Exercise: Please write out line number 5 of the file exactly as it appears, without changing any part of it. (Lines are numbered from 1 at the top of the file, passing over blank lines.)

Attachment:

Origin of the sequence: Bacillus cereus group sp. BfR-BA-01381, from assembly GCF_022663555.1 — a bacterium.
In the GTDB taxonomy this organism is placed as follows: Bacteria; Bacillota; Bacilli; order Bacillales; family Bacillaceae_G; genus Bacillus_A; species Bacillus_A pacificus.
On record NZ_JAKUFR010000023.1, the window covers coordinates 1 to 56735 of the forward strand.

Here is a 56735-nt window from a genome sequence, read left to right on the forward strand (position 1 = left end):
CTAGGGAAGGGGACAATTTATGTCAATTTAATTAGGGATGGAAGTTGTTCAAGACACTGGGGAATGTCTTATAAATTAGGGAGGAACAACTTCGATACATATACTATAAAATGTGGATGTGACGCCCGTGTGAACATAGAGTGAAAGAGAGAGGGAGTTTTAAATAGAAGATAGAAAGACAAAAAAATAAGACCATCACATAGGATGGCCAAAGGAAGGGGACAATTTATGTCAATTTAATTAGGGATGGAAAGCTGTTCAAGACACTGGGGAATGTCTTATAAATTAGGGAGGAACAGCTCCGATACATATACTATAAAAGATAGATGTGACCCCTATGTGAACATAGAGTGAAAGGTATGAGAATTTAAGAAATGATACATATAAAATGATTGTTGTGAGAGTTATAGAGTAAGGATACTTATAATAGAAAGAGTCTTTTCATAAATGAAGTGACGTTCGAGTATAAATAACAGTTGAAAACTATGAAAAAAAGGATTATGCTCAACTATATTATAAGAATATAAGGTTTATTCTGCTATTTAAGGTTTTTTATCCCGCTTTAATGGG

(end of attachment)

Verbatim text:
CTAGGGAAGGGGACAATTTATGTCAATTTAATTAGGGATGGAAGTTGTTCAAGACACTGGGGAATGTCTTATAAATTAGGGAGGAACAACTTCGATACATATACTATAAAATGTGGATGTGACGCCCGTGTGAACATAGAGTGAAAGAGAGAGGGAGTTTTAAATAGAAGATAGAAAGACAAAAAAATAAGACCATCACATAGGATGGCCAAAGGAAGGGGACAATTTATGTCAATTTAATTAGGGATGGAAAGCTGTTCAAGACACTGGGGAATGTCTTATAAATTAGGGAGGAACAGCTCCGATACATATACTATAAAAGATAGATGTGACCCCTATGTGAACATAGAGTGAAAGGTATGAGAATTTAAGAAATGATACATATAAAATGATTGTTGTGAGAGTTATAGAGTAAGGATACTTATAATAGAAAGAGTCTTTTCATAAATGAAGTGACGTTCGAGTATAAATAACAGTTGAAAACTATGAAAAAAAGGATTATGCTCAACTATATTATAAGAATATAAGGTTTATTCTGCTATTTAAGGTTTTTTATCCCGCTTTAATGGG